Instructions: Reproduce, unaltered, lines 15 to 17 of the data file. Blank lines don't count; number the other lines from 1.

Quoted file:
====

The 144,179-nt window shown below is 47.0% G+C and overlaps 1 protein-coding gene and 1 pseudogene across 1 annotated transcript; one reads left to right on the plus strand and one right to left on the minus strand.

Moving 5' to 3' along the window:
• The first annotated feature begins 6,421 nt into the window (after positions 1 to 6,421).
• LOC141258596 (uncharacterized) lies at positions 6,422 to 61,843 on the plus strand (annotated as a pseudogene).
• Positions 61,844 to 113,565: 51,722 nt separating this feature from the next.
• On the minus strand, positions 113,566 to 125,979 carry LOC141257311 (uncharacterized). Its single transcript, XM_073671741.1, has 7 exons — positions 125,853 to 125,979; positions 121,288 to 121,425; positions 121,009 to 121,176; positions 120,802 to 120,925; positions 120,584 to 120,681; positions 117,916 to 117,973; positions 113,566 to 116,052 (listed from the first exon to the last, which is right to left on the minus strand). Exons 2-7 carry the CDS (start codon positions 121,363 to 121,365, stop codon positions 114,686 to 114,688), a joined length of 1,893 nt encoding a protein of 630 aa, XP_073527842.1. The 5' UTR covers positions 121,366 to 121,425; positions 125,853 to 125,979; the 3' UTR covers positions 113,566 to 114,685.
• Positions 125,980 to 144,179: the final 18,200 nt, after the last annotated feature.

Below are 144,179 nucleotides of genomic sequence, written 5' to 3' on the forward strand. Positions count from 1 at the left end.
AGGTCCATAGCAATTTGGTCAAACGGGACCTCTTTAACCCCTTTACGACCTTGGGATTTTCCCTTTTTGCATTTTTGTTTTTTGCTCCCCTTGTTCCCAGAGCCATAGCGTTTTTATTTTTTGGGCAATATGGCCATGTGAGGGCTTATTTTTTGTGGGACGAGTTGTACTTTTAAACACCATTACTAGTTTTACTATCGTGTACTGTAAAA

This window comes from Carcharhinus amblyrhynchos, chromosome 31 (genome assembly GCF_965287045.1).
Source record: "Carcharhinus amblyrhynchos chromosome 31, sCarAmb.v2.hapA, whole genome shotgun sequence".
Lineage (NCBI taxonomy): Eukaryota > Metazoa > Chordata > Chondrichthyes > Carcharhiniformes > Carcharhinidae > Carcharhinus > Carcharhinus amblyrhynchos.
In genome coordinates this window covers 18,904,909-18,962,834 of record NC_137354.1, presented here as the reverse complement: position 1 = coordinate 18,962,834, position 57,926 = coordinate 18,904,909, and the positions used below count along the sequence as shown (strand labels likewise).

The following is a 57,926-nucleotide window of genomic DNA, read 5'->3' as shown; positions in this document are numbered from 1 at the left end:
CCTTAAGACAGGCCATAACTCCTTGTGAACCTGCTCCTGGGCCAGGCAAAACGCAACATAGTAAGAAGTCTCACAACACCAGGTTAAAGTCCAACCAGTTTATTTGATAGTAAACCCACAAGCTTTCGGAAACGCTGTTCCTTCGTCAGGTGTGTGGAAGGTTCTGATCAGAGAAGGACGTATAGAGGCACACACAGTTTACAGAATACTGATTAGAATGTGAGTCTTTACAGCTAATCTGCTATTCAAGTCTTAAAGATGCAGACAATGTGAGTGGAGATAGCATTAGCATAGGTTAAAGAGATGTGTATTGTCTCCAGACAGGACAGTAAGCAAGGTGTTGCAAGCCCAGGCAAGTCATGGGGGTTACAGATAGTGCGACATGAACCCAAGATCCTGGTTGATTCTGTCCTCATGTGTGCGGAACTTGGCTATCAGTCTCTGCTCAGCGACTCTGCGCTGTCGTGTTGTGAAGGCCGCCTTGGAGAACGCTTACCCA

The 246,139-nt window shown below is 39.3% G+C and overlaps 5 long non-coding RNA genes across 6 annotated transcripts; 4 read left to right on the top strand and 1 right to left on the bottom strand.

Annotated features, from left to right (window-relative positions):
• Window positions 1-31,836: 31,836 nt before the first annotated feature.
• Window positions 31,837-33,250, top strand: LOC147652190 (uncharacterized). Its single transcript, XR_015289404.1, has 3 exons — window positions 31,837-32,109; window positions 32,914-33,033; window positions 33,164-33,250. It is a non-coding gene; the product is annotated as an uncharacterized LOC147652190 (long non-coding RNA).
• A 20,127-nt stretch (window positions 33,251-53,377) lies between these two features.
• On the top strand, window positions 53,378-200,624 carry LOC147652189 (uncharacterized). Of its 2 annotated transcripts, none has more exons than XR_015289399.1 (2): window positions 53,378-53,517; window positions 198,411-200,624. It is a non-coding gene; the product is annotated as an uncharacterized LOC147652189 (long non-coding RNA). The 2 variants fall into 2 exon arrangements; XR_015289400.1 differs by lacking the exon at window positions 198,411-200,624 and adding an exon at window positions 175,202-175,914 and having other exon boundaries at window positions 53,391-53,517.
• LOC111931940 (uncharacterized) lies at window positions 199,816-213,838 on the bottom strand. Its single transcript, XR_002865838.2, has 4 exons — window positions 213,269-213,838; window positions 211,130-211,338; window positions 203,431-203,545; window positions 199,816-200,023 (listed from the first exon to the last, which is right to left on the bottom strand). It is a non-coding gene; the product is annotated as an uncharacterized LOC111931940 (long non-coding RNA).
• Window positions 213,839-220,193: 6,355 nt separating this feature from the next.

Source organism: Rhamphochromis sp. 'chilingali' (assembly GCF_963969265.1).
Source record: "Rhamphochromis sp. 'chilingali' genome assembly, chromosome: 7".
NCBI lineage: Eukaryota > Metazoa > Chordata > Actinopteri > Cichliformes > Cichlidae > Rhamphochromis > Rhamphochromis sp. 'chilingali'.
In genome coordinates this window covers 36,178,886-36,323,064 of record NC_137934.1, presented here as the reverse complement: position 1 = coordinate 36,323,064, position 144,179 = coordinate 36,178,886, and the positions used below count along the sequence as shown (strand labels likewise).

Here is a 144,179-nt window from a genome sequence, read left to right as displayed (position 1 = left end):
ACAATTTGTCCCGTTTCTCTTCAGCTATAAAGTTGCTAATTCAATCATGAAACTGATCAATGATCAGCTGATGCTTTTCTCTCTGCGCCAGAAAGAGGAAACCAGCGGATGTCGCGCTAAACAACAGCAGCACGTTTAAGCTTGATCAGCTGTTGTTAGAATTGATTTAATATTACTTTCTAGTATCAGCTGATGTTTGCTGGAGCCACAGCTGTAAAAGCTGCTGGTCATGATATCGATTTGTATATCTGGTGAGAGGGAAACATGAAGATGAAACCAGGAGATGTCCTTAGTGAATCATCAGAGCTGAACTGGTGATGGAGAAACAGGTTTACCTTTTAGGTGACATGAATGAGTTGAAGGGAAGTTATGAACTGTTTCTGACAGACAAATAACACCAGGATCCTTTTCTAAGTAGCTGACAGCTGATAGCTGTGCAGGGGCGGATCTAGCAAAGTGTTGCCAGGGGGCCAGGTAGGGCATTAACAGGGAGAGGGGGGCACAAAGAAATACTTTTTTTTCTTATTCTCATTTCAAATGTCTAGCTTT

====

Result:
CCTTAAGACAGGCCATAACTCCTTGTGAACCTGCTCCTGGGCCAGGCAAAACGCAACATAGTAAGAAGTCTCACAACACCAGGTTAAAGTCCAACCAGTTTATTTGATAGTAAACCCACAAGCTTTCGGAAACGCTGTTCCTTCGTCAGGTGTGTGGAAGGTTCTGATCAGAGAAGGACGTATAGAGGCACACACAGTTTACAGAATACTGATTAGAATGTGAGTCTTTACAGCTAATCTGCTATTCAAGTCTTAAAGATGCAGACAATGTGAGTGGAGATAGCATTAGCATAGGTTAAAGAGATGTGTATTGTCTCCAGACAGGACAGTAAGCAAGGTGTTGCAAGCCCAGGCAAGTCATGGGGGTTACAGATAGTGCGACATGAACCCAAGATCCTGGTTGATTCTGTCCTCATGTGTGCGGAACTTGGCTATCAGTCTCTGCTCAGCGACTCTGCGCTGTCGTGTTGTGAAGGCCGCCTTGGAGAACGCTTACCCA

The 246,139-nt window shown below is 39.3% G+C and overlaps 5 long non-coding RNA genes across 6 annotated transcripts; 4 read left to right on the top strand and 1 right to left on the bottom strand.

Annotated features, from left to right (window-relative positions):